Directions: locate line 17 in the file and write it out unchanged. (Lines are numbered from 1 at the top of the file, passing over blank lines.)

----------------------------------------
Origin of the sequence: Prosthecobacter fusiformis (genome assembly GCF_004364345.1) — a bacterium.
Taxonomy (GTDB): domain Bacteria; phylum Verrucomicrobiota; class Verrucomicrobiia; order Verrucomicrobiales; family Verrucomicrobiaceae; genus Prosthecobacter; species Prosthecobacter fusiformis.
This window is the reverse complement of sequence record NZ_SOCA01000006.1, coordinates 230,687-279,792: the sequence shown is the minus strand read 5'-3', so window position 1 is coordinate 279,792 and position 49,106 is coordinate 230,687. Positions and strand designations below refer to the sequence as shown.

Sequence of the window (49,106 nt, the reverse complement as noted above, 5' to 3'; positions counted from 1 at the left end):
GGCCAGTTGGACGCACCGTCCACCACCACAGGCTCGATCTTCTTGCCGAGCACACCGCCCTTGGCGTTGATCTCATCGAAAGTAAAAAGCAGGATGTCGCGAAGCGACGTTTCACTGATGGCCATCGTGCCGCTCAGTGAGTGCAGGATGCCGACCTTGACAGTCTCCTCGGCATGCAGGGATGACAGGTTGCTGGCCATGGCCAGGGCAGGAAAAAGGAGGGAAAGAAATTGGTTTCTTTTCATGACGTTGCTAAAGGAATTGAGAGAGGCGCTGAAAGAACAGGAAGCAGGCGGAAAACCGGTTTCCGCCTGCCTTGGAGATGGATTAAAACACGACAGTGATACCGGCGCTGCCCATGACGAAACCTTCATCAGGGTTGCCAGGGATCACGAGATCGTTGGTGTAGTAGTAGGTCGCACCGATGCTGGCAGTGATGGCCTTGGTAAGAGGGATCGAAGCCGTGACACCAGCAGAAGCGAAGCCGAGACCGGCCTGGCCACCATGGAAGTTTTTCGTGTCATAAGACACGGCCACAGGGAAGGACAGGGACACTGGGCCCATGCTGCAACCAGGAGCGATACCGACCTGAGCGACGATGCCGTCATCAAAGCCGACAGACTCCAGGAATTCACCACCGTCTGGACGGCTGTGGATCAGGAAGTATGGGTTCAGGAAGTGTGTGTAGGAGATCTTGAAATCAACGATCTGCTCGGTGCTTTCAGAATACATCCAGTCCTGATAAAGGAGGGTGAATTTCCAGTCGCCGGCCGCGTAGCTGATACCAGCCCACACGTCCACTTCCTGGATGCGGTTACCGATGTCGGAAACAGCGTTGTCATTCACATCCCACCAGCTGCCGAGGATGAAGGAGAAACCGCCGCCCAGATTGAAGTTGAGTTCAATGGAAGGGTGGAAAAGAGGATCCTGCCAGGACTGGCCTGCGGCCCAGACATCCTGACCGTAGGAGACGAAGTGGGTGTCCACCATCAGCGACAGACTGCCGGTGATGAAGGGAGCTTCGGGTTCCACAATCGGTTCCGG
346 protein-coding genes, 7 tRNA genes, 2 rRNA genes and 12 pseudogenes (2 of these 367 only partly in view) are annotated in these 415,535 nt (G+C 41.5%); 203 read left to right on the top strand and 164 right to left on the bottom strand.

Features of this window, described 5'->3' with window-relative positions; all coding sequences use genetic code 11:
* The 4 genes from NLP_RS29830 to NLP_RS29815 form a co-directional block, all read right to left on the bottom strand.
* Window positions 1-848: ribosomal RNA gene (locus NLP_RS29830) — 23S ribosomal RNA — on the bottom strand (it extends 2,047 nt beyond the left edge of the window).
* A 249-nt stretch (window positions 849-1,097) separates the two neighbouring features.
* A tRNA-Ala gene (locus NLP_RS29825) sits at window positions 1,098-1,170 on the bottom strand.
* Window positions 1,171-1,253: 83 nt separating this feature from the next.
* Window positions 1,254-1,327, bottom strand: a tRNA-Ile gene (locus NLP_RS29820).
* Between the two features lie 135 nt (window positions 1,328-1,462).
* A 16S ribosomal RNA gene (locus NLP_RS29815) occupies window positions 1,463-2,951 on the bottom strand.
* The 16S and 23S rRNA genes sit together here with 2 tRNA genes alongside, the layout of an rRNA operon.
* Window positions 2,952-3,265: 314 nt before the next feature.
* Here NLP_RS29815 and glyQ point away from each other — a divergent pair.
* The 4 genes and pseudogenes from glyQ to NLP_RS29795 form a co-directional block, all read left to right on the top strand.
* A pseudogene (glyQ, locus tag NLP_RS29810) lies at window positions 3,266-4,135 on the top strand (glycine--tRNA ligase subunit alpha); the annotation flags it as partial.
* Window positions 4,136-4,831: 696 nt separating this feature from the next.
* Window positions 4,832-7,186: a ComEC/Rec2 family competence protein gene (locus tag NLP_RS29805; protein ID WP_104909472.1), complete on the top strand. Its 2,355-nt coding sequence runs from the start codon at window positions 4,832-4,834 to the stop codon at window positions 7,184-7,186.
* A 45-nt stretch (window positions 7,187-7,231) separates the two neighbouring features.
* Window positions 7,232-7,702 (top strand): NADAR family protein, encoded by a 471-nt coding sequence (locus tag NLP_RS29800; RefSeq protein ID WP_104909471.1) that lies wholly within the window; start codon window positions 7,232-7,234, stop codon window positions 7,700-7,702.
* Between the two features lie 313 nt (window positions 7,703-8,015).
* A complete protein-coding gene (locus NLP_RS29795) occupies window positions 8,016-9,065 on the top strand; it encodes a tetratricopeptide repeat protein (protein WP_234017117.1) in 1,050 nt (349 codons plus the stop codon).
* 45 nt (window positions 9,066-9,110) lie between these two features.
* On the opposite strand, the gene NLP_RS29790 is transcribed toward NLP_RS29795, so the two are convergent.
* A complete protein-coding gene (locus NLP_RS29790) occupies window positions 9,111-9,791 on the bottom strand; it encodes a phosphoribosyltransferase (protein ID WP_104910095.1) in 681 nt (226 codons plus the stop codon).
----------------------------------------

* Window positions 2,952-3,265: 314 nt before the next feature.